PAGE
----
Plus, what went wrong with the 'Terminator' franchise?
This week, the mailbag runneth over. So first of all, thanks to all of the readers who have taken the time to submit questions and helped turn this little Ask the Critic experiment into a franchise that I hope becomes more Sam Raimi’s Spider-Man than Marc Webb’s Spider-Man. And speaking of sequel properties that have become watered down husks of their original incarnations, this week’s batch of inquiries kicks off with one about the Terminator saga, followed up by some more general questions about Dustin Hoffman’s recent rant against studio moviemaking that lit up the internet and a fun little Oscar What-If game. So let’s get to it…
“Where do you think the Terminator franchise went wrong? Was it even good to begin with?” —@iamkimmi12
Kimmi, let’s take the second part first because that’s a softball question: Yes, the Terminator franchise was good. Very, very good. So good in fact that they managed to turn a wooden Austrian bodybuilder (nicknamed the Austrian Oak one imagines not only for his physique, but also his acting style) into the biggest box-office star on the planet. I was 15 when the original Terminator came out in 1984, so it’s hard for me to imagine it through the eyes of someone younger who could have first watched it out of the context of its time. (It’s not unlike the incredulity I feel when I hear people call Ridley Scott’s Alien “slow” now). So I suppose you’ll just have to take my word for it that the original Terminator truly was revolutionary and thrilling and new and cerebral when it came out. The combination of its pretzel-logic time travel narrative, Ahnuld’s leather-clad badass T-800, and James Cameron’s emergence as a fully-formed action maestro out of the gate (the less said about his true debut in 1981’s aborted Piranha 2: The Spawning, the better) signaled the birth of a new kind of cinema. Alongside The Road Warrior, it marked the beginning of heavy-metal sci-fi action flick — a subgenre that had a glorious (to me, at least) run with RoboCop, Aliens, Total Recall, Starship Troopers, and eventually The Matrix.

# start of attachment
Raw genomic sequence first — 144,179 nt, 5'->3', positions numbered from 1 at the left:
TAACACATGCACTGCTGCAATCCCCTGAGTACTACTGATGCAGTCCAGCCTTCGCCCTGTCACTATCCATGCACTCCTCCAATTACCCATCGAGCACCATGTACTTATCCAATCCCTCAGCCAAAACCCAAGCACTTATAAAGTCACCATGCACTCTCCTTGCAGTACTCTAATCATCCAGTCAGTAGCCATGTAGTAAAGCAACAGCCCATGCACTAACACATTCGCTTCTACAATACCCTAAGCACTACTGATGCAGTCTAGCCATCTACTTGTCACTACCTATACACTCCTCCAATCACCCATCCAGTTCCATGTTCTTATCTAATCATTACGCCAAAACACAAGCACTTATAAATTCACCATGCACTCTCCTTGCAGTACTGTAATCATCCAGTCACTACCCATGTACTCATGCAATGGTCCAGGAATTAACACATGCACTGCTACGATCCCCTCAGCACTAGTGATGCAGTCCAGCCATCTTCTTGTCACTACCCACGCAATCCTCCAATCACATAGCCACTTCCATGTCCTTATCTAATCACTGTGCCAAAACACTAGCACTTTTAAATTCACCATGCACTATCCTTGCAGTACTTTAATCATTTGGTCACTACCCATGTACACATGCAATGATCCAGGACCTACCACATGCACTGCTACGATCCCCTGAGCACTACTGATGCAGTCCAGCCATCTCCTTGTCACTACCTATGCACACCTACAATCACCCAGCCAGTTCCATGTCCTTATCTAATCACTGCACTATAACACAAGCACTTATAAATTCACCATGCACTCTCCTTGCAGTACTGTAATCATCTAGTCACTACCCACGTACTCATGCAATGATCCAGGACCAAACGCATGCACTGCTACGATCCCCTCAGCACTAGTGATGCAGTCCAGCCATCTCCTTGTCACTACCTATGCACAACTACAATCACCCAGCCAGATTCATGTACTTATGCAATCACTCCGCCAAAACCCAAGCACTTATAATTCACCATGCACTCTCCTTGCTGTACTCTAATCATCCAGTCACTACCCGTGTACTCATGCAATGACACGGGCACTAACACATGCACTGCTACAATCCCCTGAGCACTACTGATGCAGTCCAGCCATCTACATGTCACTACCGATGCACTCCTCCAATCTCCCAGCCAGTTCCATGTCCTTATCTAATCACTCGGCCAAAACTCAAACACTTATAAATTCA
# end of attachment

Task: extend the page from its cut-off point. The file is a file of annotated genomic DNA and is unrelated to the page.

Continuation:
Seven years after the original, Cameron’s 1991 sequel, Terminator 2: Judgment Day, fulfilled the “I’ll be back” promise and took everything that made the first Terminator awesome and jacked it up on steroids. It turned Schwarzenegger into a good guy, tarted up its demolition-derby story with sugar-shock special f/x (Robert Patrick’s liquid-metal T-1000), and added a feminist twist thanks to Linda Hamilton’s newly ripped Sarah Connor. The former waitress with the burden of carrying on the human race had now hardened into an icy avenger with a thousand-yard stare and biceps torn from the pages of a Joe Weider catalog. There are very few movies that I can remember not only the day I saw them, but where I saw them. I saw Judgment Day on July 3, 1991 at the McClurg Court Theater in Chicago. And I’ll never forget it. So yes, Kimmi, the Terminator movies were very, very good indeed.